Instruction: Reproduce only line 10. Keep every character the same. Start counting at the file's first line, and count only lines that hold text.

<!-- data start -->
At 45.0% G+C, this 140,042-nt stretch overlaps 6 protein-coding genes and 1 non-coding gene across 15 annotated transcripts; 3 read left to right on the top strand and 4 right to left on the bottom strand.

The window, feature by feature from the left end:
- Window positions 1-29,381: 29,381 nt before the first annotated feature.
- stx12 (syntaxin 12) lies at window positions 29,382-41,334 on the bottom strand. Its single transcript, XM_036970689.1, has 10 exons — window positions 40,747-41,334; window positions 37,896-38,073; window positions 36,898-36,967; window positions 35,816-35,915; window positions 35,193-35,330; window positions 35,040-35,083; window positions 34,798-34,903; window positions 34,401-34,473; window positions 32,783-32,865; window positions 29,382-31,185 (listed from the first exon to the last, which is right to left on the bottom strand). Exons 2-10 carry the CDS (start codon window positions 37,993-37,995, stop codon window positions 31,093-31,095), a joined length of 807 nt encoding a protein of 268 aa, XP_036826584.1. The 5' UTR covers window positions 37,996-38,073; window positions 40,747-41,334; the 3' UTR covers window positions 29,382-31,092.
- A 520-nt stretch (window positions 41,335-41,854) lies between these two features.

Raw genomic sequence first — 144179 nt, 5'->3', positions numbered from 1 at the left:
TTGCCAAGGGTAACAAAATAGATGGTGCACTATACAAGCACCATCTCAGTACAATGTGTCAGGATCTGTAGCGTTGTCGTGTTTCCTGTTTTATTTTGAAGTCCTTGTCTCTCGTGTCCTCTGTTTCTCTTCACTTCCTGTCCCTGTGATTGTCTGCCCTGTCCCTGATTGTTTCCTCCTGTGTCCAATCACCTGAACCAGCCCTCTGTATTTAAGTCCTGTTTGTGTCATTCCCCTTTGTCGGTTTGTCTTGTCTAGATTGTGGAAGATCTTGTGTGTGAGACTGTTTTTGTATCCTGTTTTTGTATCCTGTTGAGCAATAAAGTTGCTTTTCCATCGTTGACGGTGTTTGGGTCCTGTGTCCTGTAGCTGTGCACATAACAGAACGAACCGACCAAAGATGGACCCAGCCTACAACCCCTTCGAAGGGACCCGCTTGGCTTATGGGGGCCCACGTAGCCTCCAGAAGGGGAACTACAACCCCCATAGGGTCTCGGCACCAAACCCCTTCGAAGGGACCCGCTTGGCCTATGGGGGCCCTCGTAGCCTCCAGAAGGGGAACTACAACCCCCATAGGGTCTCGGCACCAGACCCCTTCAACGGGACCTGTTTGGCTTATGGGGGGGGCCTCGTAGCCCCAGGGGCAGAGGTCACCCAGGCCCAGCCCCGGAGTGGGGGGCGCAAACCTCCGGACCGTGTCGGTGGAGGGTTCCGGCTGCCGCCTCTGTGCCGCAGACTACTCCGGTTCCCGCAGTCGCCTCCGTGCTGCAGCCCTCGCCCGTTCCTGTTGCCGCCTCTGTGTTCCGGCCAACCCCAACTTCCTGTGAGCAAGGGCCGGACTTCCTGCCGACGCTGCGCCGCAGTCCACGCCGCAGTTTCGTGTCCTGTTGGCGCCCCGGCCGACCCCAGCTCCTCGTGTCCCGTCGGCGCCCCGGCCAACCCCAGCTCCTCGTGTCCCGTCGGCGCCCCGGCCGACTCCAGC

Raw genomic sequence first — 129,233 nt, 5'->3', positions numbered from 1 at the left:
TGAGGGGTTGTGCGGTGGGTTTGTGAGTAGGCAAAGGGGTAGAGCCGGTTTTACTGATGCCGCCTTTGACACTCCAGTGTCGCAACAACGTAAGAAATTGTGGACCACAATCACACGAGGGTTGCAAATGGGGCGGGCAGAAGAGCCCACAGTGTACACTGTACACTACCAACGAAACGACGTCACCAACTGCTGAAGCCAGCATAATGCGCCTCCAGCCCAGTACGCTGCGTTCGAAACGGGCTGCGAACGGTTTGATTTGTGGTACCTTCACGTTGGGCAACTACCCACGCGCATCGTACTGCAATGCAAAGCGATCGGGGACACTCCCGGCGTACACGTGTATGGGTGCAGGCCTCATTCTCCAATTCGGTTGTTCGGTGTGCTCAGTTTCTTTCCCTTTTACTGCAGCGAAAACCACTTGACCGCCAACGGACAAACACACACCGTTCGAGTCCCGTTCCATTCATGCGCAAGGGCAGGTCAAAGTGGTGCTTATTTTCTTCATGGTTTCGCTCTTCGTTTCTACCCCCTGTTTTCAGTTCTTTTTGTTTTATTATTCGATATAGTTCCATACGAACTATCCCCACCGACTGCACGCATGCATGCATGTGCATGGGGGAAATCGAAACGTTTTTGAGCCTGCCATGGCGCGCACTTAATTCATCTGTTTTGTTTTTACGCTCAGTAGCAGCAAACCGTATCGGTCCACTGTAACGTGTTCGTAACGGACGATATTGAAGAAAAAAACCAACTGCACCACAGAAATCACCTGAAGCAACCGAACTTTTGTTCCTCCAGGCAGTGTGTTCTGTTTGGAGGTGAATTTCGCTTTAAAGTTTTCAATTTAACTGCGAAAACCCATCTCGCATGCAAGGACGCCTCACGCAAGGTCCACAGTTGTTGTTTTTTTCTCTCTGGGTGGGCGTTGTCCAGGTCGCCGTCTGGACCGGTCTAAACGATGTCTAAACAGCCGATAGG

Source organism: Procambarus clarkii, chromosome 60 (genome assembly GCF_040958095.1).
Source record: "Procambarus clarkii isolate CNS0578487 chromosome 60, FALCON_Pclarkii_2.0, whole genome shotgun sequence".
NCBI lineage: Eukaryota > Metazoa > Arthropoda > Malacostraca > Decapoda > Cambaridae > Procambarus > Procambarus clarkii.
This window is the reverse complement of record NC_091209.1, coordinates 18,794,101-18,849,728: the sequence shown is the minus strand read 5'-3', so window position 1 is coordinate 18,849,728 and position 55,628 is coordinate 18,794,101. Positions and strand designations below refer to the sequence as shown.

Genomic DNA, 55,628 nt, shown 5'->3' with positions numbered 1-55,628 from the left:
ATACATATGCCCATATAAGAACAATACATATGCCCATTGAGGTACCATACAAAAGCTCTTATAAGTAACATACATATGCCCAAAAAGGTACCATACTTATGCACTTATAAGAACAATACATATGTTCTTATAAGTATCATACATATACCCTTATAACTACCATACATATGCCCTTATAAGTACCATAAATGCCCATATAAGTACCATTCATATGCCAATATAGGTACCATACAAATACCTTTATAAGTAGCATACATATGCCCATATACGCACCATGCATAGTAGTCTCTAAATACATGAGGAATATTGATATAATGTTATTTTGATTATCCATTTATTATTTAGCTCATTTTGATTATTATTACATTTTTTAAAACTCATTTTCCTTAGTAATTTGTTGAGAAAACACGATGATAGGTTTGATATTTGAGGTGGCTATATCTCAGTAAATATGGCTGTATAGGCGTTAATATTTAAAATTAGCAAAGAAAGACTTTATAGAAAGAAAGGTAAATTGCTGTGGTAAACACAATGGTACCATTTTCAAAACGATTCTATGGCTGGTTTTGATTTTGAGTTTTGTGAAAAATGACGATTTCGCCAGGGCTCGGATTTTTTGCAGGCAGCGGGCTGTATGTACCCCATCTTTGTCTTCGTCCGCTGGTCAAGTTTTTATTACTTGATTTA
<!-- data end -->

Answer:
Source organism: Procambarus clarkii, chromosome 60 (genome assembly GCF_040958095.1).